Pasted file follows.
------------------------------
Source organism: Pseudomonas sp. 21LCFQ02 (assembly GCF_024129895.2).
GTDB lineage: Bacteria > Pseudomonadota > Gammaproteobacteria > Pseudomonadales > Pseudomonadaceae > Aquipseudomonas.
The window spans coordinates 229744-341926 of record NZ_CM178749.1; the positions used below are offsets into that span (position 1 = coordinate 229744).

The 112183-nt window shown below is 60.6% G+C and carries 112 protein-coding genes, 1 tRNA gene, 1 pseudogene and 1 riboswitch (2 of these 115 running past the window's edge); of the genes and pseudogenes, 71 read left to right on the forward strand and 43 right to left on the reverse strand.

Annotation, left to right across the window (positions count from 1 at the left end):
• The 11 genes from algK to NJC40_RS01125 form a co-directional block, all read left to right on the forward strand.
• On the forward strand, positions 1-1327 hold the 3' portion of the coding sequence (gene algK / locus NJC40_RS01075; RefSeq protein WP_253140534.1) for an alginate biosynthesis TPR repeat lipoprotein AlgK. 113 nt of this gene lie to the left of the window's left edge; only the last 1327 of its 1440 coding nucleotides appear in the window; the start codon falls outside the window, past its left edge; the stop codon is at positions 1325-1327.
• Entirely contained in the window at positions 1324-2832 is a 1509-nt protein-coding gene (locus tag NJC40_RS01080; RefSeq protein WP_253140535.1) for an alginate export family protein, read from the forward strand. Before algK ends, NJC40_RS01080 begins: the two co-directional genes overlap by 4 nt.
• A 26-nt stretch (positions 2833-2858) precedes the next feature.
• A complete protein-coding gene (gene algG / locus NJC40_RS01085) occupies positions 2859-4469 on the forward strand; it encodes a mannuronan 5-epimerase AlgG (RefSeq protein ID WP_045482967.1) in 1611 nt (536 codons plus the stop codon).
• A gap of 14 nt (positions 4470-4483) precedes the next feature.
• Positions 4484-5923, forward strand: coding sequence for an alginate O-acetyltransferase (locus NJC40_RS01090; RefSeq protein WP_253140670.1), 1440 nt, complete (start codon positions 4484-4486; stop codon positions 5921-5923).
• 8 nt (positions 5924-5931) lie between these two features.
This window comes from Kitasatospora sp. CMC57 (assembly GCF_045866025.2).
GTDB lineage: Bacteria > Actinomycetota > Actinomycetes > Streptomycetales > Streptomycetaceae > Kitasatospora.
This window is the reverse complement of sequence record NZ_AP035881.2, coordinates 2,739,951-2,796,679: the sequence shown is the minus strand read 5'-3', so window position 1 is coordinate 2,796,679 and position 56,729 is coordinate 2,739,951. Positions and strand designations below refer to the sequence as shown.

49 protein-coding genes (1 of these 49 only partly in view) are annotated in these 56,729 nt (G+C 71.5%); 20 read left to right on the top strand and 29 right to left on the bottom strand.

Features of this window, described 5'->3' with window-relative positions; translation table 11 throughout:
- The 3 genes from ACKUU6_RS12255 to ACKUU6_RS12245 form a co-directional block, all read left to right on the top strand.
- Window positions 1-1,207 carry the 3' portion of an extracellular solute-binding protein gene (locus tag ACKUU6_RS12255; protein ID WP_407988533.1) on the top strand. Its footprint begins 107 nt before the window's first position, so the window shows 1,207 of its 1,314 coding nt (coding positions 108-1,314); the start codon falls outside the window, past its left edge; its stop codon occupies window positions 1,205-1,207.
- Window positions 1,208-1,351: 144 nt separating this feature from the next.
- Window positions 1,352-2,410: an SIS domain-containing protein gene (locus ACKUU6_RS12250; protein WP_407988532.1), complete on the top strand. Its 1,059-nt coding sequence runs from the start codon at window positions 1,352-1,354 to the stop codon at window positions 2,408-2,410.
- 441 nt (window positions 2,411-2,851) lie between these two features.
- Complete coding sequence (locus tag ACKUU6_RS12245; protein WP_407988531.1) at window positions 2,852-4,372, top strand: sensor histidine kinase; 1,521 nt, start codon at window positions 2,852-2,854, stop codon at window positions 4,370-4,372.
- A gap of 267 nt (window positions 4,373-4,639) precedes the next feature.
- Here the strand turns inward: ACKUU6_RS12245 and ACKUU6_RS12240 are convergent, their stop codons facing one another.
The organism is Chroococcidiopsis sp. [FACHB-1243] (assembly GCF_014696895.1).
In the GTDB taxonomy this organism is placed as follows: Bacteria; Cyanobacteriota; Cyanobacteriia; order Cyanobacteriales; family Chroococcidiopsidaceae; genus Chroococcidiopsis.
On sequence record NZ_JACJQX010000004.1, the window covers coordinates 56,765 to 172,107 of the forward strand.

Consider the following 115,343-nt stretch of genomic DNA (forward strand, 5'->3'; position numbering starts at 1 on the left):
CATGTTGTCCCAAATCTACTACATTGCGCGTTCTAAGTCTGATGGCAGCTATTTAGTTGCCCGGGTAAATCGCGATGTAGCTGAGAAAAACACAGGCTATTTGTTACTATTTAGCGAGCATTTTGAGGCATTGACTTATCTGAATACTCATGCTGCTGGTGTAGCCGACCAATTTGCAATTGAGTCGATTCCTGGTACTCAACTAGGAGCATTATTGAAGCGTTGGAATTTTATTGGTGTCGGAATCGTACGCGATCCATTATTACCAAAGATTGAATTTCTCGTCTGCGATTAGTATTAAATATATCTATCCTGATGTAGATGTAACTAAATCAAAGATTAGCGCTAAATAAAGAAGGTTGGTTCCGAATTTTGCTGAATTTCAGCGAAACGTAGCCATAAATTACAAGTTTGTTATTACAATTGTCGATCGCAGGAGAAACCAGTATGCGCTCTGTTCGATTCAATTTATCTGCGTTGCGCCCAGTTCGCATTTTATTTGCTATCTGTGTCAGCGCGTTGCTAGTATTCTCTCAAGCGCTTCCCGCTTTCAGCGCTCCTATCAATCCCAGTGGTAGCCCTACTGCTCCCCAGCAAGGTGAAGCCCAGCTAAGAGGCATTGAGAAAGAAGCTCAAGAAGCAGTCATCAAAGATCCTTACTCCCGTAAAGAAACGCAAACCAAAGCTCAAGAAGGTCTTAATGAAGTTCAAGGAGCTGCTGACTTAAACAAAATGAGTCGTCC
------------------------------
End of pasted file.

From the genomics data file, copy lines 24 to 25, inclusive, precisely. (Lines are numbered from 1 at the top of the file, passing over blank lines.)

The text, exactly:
- Complete coding sequence (locus tag ACKUU6_RS12245; protein WP_407988531.1) at window positions 2,852-4,372, top strand: sensor histidine kinase; 1,521 nt, start codon at window positions 2,852-2,854, stop codon at window positions 4,370-4,372.
- A gap of 267 nt (window positions 4,373-4,639) precedes the next feature.